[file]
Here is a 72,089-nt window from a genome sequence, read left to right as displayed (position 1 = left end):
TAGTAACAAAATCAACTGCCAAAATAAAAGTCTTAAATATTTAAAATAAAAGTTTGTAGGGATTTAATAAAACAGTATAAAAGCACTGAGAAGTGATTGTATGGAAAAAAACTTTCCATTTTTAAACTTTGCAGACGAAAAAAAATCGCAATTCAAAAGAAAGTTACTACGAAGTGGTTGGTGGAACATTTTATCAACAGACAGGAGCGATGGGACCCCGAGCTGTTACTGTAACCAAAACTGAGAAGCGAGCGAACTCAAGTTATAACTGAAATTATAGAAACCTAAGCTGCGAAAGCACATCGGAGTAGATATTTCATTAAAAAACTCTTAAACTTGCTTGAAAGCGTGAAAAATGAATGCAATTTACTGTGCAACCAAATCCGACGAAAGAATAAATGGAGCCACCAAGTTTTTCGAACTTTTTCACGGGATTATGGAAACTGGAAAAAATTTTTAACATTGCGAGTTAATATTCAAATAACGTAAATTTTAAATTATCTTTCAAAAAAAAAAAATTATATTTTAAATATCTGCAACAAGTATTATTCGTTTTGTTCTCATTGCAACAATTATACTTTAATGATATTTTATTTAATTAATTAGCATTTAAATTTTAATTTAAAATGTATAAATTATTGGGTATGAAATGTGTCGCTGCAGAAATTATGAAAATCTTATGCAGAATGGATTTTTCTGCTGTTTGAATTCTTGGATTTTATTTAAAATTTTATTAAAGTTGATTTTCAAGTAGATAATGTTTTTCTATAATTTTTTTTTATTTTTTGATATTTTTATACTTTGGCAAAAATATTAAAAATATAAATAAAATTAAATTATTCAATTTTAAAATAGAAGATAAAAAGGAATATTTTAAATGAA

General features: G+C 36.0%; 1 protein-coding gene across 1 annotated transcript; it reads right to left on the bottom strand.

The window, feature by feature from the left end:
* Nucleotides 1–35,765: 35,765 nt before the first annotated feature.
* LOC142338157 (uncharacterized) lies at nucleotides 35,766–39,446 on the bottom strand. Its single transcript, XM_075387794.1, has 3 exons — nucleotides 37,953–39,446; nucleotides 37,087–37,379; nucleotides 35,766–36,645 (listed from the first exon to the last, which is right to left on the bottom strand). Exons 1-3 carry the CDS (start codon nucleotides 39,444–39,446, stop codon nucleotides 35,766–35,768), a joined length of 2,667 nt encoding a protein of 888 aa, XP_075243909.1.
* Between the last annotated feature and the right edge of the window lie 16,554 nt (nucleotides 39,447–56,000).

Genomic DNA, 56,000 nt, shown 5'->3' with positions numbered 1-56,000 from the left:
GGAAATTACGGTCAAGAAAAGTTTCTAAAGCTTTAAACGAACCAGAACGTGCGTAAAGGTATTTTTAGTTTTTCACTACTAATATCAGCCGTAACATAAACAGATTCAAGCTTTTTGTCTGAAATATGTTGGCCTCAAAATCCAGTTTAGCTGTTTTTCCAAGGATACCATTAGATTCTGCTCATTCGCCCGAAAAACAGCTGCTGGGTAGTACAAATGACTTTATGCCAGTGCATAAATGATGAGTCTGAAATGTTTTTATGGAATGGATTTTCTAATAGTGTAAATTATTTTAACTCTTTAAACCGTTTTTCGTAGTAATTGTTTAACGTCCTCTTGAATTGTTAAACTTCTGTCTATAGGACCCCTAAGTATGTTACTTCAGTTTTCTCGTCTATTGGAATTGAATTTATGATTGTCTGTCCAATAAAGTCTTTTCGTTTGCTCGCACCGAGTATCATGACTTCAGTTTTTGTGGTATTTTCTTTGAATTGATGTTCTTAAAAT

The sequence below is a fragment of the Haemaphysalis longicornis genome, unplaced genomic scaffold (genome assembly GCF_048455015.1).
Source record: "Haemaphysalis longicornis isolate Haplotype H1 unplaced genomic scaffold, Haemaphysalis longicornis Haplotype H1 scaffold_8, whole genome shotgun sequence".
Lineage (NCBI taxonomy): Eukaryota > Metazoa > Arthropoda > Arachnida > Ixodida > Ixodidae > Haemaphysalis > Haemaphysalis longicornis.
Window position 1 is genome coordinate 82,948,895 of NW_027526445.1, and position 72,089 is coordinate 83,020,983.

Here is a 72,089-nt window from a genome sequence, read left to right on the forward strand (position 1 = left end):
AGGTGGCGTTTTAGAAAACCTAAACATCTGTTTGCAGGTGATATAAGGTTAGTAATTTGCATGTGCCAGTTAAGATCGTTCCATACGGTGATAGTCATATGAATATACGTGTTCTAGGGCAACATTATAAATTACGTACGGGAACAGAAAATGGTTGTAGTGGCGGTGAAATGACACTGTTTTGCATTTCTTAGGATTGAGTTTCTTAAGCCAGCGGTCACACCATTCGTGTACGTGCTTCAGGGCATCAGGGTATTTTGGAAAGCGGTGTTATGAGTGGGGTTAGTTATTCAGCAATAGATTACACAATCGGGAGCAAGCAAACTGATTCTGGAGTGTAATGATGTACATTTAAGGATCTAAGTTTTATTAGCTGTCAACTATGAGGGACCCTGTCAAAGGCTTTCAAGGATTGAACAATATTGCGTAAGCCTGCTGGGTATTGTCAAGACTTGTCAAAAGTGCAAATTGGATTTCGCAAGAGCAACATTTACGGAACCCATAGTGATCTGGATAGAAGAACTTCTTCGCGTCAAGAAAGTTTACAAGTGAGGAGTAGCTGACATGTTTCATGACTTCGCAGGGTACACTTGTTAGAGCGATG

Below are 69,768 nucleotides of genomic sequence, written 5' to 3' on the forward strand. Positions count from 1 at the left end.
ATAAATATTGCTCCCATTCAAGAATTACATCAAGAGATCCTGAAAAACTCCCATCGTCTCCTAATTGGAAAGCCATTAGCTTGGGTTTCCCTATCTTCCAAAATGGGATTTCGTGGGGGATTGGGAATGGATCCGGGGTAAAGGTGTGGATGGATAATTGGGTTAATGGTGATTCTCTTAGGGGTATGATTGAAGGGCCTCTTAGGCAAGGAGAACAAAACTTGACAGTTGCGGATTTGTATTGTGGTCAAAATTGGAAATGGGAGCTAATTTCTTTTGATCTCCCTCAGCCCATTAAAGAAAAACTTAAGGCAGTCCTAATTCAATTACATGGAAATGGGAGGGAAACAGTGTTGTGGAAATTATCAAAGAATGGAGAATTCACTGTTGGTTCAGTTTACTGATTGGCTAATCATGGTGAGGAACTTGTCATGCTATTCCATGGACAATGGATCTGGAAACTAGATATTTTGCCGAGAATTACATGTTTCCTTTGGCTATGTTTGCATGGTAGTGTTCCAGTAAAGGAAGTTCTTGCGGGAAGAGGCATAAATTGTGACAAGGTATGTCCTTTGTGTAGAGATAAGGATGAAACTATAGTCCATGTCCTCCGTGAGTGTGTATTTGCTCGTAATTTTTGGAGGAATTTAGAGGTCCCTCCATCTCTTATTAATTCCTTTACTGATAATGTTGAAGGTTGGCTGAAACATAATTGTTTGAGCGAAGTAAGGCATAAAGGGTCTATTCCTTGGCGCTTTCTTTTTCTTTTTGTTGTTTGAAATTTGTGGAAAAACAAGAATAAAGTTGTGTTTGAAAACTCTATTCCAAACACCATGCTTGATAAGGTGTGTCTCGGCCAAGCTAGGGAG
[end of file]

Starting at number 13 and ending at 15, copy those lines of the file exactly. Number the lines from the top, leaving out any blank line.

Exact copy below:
Window position 1 is genome coordinate 82,948,895 of NW_027526445.1, and position 72,089 is coordinate 83,020,983.

Here is a 72,089-nt window from a genome sequence, read left to right on the forward strand (position 1 = left end):
AGGTGGCGTTTTAGAAAACCTAAACATCTGTTTGCAGGTGATATAAGGTTAGTAATTTGCATGTGCCAGTTAAGATCGTTCCATACGGTGATAGTCATATGAATATACGTGTTCTAGGGCAACATTATAAATTACGTACGGGAACAGAAAATGGTTGTAGTGGCGGTGAAATGACACTGTTTTGCATTTCTTAGGATTGAGTTTCTTAAGCCAGCGGTCACACCATTCGTGTACGTGCTTCAGGGCATCAGGGTATTTTGGAAAGCGGTGTTATGAGTGGGGTTAGTTATTCAGCAATAGATTACACAATCGGGAGCAAGCAAACTGATTCTGGAGTGTAATGATGTACATTTAAGGATCTAAGTTTTATTAGCTGTCAACTATGAGGGACCCTGTCAAAGGCTTTCAAGGATTGAACAATATTGCGTAAGCCTGCTGGGTATTGTCAAGACTTGTCAAAAGTGCAAATTGGATTTCGCAAGAGCAACATTTACGGAACCCATAGTGATCTGGATAGAAGAACTTCTTCGCGTCAAGAAAGTTTACAAGTGAGGAGTAGCTGACATGTTTCATGACTTCGCAGGGTACACTTGTTAGAGCGATG